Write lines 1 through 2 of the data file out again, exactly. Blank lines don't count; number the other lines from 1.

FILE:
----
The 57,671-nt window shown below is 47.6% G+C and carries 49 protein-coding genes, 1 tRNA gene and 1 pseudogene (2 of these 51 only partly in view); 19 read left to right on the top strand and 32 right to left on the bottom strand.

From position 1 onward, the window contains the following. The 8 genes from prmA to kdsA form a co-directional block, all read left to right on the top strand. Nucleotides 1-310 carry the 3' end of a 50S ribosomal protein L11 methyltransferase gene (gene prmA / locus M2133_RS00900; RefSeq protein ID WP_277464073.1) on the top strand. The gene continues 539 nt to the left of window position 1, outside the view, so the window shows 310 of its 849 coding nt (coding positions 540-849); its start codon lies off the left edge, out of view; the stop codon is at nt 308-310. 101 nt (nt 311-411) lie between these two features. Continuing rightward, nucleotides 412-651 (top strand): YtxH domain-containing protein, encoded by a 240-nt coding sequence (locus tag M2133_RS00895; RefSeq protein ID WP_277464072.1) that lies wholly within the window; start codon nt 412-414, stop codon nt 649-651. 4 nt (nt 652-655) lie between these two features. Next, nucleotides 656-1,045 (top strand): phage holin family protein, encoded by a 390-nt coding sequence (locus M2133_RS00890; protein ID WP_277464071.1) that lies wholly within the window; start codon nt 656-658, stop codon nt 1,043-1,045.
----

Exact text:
The 57,671-nt window shown below is 47.6% G+C and carries 49 protein-coding genes, 1 tRNA gene and 1 pseudogene (2 of these 51 only partly in view); 19 read left to right on the top strand and 32 right to left on the bottom strand.

From position 1 onward, the window contains the following. The 8 genes from prmA to kdsA form a co-directional block, all read left to right on the top strand. Nucleotides 1-310 carry the 3' end of a 50S ribosomal protein L11 methyltransferase gene (gene prmA / locus M2133_RS00900; RefSeq protein ID WP_277464073.1) on the top strand. The gene continues 539 nt to the left of window position 1, outside the view, so the window shows 310 of its 849 coding nt (coding positions 540-849); its start codon lies off the left edge, out of view; the stop codon is at nt 308-310. 101 nt (nt 311-411) lie between these two features. Continuing rightward, nucleotides 412-651 (top strand): YtxH domain-containing protein, encoded by a 240-nt coding sequence (locus tag M2133_RS00895; RefSeq protein ID WP_277464072.1) that lies wholly within the window; start codon nt 412-414, stop codon nt 649-651. 4 nt (nt 652-655) lie between these two features. Next, nucleotides 656-1,045 (top strand): phage holin family protein, encoded by a 390-nt coding sequence (locus M2133_RS00890; protein ID WP_277464071.1) that lies wholly within the window; start codon nt 656-658, stop codon nt 1,043-1,045.